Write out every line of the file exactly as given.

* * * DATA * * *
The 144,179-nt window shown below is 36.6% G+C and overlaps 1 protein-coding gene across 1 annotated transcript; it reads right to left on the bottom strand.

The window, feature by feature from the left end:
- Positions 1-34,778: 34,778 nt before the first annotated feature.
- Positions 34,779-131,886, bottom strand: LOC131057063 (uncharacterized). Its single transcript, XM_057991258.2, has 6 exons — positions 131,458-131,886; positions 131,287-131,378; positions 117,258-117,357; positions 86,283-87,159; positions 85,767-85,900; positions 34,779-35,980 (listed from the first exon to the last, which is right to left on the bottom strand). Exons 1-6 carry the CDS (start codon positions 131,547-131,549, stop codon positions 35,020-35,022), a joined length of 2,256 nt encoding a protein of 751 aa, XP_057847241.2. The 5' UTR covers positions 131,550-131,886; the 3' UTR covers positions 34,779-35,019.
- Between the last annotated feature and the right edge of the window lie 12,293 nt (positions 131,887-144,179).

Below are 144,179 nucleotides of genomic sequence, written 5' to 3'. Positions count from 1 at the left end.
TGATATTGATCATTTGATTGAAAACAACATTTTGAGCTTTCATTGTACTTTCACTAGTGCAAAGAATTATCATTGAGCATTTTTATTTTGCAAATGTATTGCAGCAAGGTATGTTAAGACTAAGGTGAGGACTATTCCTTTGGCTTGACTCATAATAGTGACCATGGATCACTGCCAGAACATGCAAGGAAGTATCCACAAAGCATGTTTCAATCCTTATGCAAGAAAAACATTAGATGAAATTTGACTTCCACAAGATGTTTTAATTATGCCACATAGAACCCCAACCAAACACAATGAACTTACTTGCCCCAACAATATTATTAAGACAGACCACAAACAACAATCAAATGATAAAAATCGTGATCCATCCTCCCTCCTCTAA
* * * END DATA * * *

The 144,179-nt window shown below is 36.6% G+C and overlaps 1 protein-coding gene across 1 annotated transcript; it reads right to left on the bottom strand.

The window, feature by feature from the left end:
- Positions 1-34,778: 34,778 nt before the first annotated feature.
- Positions 34,779-131,886, bottom strand: LOC131057063 (uncharacterized). Its single transcript, XM_057991258.2, has 6 exons — positions 131,458-131,886; positions 131,287-131,378; positions 117,258-117,357; positions 86,283-87,159; positions 85,767-85,900; positions 34,779-35,980 (listed from the first exon to the last, which is right to left on the bottom strand). Exons 1-6 carry the CDS (start codon positions 131,547-131,549, stop codon positions 35,020-35,022), a joined length of 2,256 nt encoding a protein of 751 aa, XP_057847241.2. The 5' UTR covers positions 131,550-131,886; the 3' UTR covers positions 34,779-35,019.
- Between the last annotated feature and the right edge of the window lie 12,293 nt (positions 131,887-144,179).

Below are 144,179 nucleotides of genomic sequence, written 5' to 3'. Positions count from 1 at the left end.
TGATATTGATCATTTGATTGAAAACAACATTTTGAGCTTTCATTGTACTTTCACTAGTGCAAAGAATTATCATTGAGCATTTTTATTTTGCAAATGTATTGCAGCAAGGTATGTTAAGACTAAGGTGAGGACTATTCCTTTGGCTTGACTCATAATAGTGACCATGGATCACTGCCAGAACATGCAAGGAAGTATCCACAAAGCATGTTTCAATCCTTATGCAAGAAAAACATTAGATGAAATTTGACTTCCACAAGATGTTTTAATTATGCCACATAGAACCCCAACCAAACACAATGAACTTACTTGCCCCAACAATATTATTAAGACAGACCACAAACAACAATCAAATGATAAAAATCGTGATCCATCCTCCCTCCTCTAA